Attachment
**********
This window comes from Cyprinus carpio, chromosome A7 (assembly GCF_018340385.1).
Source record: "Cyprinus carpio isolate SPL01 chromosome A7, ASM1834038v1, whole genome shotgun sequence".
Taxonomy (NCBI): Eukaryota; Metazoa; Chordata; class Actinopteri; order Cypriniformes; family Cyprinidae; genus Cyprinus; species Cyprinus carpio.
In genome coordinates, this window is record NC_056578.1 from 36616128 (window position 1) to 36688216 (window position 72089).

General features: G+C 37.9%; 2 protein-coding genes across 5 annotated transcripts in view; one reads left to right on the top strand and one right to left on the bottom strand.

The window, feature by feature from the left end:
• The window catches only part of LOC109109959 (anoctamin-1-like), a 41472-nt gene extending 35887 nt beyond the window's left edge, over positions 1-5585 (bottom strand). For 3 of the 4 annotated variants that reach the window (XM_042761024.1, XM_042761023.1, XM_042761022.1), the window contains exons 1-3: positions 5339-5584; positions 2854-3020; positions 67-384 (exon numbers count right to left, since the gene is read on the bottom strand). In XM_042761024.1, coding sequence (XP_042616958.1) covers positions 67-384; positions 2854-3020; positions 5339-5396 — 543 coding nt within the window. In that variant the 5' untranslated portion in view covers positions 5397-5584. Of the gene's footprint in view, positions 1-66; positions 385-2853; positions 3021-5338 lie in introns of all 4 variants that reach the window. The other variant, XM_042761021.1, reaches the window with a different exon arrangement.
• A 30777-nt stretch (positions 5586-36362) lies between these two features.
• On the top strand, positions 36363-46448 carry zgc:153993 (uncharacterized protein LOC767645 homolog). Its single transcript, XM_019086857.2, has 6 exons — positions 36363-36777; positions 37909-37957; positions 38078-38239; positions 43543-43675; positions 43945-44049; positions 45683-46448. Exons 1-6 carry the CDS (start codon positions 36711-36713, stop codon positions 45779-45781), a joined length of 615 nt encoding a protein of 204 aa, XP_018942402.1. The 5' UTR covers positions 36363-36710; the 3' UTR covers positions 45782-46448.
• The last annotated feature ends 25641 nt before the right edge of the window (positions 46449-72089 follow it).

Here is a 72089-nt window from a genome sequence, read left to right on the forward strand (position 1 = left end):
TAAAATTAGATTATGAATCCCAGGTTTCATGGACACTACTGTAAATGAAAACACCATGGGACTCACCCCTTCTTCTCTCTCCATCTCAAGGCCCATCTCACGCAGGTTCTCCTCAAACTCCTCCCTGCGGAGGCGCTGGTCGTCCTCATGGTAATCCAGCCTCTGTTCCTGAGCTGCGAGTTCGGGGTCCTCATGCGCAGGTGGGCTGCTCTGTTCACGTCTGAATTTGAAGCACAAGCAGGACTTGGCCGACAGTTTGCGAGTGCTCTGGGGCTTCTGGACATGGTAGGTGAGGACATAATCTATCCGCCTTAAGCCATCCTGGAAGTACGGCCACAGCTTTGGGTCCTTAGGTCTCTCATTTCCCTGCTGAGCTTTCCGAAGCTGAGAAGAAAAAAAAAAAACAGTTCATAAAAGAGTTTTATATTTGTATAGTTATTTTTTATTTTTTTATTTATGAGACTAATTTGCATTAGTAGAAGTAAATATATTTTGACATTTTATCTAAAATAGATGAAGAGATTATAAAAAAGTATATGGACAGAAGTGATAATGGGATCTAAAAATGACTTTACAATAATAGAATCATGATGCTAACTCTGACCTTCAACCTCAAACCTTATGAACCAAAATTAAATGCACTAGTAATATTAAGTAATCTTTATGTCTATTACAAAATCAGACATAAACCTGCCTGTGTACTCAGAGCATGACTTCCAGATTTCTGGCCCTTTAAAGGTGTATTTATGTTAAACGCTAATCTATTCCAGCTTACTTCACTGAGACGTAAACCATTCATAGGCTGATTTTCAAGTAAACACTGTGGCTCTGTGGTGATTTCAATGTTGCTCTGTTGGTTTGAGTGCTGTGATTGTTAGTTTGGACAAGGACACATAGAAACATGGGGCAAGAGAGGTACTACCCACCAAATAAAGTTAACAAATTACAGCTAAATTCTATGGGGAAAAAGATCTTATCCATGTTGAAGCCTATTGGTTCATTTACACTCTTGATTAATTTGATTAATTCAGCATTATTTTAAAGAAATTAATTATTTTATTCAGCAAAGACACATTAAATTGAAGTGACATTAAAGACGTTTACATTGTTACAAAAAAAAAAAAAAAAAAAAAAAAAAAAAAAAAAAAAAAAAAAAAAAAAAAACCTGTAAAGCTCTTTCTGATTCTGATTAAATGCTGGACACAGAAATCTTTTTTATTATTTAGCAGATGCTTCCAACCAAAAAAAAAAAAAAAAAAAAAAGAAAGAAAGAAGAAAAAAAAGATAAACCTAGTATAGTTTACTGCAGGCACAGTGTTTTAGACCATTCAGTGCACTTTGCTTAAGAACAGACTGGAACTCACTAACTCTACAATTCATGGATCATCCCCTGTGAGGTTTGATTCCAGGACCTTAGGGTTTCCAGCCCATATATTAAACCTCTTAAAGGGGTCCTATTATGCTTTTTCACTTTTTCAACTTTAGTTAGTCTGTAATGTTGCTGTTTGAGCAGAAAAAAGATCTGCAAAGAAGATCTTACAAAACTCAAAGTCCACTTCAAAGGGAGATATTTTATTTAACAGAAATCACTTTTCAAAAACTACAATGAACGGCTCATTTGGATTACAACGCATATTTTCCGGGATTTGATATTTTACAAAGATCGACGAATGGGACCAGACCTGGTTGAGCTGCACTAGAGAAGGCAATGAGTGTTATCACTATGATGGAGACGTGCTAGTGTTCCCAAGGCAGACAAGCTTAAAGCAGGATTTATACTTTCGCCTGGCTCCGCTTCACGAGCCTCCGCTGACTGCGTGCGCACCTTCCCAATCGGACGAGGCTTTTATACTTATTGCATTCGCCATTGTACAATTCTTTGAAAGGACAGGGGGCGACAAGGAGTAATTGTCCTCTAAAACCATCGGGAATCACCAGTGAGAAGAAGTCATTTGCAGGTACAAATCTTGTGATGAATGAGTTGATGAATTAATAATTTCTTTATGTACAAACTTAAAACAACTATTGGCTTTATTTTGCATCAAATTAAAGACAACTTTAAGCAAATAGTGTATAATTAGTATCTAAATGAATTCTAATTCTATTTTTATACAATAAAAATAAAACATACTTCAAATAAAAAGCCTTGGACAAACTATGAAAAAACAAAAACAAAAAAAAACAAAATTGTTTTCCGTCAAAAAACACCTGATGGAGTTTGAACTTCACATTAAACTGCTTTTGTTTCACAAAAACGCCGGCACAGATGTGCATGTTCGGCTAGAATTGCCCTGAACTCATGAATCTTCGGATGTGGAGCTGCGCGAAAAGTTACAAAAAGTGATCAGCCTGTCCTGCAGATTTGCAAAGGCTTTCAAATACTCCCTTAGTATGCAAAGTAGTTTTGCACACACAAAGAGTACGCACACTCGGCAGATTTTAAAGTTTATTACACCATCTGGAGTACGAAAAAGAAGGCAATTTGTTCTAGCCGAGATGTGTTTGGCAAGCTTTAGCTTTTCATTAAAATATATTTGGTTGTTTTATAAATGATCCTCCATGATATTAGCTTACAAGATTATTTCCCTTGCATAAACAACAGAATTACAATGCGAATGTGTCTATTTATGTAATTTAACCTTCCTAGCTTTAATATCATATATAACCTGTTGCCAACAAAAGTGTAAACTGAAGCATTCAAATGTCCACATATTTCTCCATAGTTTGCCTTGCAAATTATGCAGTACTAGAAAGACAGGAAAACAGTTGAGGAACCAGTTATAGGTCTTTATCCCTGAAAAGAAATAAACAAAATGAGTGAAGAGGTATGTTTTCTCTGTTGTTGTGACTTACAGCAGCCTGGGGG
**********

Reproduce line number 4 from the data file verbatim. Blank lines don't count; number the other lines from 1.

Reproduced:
In genome coordinates, this window is record NC_056578.1 from 36616128 (window position 1) to 36688216 (window position 72089).